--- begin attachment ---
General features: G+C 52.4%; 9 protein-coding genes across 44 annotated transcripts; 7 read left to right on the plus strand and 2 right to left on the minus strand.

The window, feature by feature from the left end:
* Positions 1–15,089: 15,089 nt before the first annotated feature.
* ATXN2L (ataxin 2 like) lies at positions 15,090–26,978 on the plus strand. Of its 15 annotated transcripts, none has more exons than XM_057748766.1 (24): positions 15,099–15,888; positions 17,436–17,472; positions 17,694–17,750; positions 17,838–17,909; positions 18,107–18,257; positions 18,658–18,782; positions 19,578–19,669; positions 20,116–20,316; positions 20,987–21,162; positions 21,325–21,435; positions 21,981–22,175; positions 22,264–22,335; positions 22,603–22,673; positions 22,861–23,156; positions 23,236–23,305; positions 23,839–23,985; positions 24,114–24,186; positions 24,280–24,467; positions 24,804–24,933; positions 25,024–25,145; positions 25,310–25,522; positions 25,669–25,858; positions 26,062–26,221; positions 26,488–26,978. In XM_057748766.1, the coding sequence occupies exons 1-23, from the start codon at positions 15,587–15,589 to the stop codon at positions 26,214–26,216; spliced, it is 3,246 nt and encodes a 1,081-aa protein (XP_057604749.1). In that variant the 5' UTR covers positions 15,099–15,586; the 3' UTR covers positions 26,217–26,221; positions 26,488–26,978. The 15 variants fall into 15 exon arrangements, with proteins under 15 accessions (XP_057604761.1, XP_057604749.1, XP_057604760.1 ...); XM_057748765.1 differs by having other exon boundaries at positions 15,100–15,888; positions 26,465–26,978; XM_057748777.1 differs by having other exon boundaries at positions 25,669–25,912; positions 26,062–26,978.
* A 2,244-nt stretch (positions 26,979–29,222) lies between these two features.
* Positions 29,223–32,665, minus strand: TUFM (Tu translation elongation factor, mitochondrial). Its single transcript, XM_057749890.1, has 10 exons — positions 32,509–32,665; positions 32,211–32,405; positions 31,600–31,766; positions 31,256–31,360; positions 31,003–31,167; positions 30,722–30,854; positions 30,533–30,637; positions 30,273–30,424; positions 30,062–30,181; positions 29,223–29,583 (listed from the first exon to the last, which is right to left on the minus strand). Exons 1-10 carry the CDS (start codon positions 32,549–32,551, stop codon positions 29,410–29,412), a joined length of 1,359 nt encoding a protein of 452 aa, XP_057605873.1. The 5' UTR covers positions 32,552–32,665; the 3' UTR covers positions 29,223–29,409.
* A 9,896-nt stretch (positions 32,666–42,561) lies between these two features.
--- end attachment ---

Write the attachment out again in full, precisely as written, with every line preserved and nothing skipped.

General features: G+C 52.4%; 9 protein-coding genes across 44 annotated transcripts; 7 read left to right on the plus strand and 2 right to left on the minus strand.

The window, feature by feature from the left end:
* Positions 1–15,089: 15,089 nt before the first annotated feature.
* ATXN2L (ataxin 2 like) lies at positions 15,090–26,978 on the plus strand. Of its 15 annotated transcripts, none has more exons than XM_057748766.1 (24): positions 15,099–15,888; positions 17,436–17,472; positions 17,694–17,750; positions 17,838–17,909; positions 18,107–18,257; positions 18,658–18,782; positions 19,578–19,669; positions 20,116–20,316; positions 20,987–21,162; positions 21,325–21,435; positions 21,981–22,175; positions 22,264–22,335; positions 22,603–22,673; positions 22,861–23,156; positions 23,236–23,305; positions 23,839–23,985; positions 24,114–24,186; positions 24,280–24,467; positions 24,804–24,933; positions 25,024–25,145; positions 25,310–25,522; positions 25,669–25,858; positions 26,062–26,221; positions 26,488–26,978. In XM_057748766.1, the coding sequence occupies exons 1-23, from the start codon at positions 15,587–15,589 to the stop codon at positions 26,214–26,216; spliced, it is 3,246 nt and encodes a 1,081-aa protein (XP_057604749.1). In that variant the 5' UTR covers positions 15,099–15,586; the 3' UTR covers positions 26,217–26,221; positions 26,488–26,978. The 15 variants fall into 15 exon arrangements, with proteins under 15 accessions (XP_057604761.1, XP_057604749.1, XP_057604760.1 ...); XM_057748765.1 differs by having other exon boundaries at positions 15,100–15,888; positions 26,465–26,978; XM_057748777.1 differs by having other exon boundaries at positions 25,669–25,912; positions 26,062–26,978.
* A 2,244-nt stretch (positions 26,979–29,222) lies between these two features.
* Positions 29,223–32,665, minus strand: TUFM (Tu translation elongation factor, mitochondrial). Its single transcript, XM_057749890.1, has 10 exons — positions 32,509–32,665; positions 32,211–32,405; positions 31,600–31,766; positions 31,256–31,360; positions 31,003–31,167; positions 30,722–30,854; positions 30,533–30,637; positions 30,273–30,424; positions 30,062–30,181; positions 29,223–29,583 (listed from the first exon to the last, which is right to left on the minus strand). Exons 1-10 carry the CDS (start codon positions 32,549–32,551, stop codon positions 29,410–29,412), a joined length of 1,359 nt encoding a protein of 452 aa, XP_057605873.1. The 5' UTR covers positions 32,552–32,665; the 3' UTR covers positions 29,223–29,409.
* A 9,896-nt stretch (positions 32,666–42,561) lies between these two features.